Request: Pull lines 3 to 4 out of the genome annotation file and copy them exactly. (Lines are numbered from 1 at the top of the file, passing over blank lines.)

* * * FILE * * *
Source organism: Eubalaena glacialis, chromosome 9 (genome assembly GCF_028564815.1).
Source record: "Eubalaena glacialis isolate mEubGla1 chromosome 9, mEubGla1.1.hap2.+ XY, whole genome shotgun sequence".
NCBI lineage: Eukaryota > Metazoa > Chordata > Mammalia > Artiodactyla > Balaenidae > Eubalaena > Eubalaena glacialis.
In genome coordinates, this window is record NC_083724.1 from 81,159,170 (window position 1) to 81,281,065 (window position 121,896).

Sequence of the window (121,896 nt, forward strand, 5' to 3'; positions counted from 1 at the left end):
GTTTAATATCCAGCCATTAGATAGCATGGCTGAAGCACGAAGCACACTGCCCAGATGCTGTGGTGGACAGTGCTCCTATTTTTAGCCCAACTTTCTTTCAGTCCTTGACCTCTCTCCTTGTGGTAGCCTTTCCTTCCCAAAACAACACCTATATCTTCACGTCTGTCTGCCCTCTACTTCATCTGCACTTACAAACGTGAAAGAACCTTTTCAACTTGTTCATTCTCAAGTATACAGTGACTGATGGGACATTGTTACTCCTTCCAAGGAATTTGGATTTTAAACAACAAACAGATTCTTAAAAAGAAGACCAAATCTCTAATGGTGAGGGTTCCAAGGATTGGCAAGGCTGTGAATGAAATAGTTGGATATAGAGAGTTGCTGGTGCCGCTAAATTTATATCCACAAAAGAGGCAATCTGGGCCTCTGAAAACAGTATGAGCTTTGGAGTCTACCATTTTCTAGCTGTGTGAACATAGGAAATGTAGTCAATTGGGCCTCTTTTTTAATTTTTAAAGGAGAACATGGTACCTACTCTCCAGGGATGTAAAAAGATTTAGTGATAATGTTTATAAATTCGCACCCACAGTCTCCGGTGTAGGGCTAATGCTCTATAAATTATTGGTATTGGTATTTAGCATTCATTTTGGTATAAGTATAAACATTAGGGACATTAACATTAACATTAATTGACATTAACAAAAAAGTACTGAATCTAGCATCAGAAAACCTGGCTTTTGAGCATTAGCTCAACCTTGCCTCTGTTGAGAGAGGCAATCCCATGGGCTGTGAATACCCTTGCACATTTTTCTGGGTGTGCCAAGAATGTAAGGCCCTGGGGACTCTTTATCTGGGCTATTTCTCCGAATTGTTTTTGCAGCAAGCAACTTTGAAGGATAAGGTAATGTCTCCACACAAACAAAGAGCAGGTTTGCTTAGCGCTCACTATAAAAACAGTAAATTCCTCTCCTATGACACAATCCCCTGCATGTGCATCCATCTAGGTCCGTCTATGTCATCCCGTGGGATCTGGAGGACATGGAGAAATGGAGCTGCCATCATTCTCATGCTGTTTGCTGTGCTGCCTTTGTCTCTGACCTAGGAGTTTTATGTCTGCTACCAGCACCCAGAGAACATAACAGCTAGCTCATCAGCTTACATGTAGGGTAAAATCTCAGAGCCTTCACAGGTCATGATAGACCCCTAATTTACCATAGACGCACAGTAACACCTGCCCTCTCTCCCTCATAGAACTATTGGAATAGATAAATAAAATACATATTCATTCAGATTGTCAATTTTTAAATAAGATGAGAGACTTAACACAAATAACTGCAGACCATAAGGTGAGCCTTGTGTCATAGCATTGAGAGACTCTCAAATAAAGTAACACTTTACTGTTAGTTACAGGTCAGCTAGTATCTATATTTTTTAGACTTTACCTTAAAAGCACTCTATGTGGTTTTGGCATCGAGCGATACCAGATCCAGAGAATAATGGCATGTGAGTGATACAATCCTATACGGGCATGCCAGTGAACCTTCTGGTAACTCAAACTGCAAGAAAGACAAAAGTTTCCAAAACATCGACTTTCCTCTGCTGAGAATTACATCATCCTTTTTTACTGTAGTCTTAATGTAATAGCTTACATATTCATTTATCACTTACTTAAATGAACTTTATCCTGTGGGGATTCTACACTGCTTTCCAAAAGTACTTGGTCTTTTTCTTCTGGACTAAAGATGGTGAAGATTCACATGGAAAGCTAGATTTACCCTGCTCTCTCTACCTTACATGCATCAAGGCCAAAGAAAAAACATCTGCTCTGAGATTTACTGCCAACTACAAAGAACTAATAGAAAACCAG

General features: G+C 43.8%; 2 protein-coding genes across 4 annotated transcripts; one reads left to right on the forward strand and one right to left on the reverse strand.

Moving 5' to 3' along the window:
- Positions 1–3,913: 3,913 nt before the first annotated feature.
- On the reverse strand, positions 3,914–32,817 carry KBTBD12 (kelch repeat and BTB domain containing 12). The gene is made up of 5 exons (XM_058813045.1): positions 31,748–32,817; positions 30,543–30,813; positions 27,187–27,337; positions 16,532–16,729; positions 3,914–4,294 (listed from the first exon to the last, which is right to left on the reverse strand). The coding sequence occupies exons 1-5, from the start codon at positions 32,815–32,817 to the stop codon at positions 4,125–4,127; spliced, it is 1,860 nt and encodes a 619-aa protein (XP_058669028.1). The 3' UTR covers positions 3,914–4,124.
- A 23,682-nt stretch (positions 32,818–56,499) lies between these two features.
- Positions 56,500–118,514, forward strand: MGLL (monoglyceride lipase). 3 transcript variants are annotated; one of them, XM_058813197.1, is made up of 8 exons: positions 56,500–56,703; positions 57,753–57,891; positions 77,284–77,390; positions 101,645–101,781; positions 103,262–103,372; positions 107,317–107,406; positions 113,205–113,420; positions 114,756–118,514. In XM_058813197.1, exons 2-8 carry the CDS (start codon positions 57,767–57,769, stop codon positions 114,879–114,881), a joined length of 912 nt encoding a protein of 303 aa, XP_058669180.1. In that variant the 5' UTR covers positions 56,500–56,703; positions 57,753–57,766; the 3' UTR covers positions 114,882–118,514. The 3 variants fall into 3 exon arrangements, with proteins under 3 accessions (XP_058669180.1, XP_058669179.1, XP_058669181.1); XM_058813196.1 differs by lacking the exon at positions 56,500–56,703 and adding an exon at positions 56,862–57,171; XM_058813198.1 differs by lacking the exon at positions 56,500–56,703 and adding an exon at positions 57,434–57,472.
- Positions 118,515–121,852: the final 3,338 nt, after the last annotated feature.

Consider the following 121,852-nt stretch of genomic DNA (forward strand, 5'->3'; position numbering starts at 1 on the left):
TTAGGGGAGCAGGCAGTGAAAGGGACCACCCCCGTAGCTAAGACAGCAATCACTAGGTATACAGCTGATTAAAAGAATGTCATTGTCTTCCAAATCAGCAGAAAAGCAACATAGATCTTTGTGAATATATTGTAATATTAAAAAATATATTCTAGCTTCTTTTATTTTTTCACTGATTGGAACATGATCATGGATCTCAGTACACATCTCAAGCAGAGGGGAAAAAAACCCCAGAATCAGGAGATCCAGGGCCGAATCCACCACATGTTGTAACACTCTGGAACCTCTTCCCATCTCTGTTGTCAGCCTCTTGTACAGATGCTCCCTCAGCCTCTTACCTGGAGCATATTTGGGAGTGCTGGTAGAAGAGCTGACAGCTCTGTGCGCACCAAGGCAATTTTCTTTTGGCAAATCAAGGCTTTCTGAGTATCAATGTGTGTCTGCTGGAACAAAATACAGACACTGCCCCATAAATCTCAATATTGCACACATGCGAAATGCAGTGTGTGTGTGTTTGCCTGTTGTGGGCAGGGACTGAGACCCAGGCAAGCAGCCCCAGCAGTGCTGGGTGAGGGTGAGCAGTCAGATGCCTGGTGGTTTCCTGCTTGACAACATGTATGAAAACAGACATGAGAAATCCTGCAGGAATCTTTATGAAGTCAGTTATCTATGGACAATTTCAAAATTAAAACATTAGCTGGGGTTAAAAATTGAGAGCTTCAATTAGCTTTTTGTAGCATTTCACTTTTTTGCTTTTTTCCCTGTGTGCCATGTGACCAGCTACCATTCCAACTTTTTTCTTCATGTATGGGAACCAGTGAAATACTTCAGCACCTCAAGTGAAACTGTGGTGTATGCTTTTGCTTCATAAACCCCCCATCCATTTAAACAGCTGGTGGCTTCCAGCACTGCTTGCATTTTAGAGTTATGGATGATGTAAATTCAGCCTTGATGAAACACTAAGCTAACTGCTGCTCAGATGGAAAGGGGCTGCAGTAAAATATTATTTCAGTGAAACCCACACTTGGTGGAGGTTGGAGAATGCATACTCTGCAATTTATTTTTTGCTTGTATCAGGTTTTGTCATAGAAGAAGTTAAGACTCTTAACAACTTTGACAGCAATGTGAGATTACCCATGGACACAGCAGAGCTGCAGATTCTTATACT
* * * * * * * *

NCBI lineage: Eukaryota > Metazoa > Chordata > Mammalia > Artiodactyla > Balaenidae > Eubalaena > Eubalaena glacialis.
In genome coordinates, this window is record NC_083724.1 from 81,159,170 (window position 1) to 81,281,065 (window position 121,896).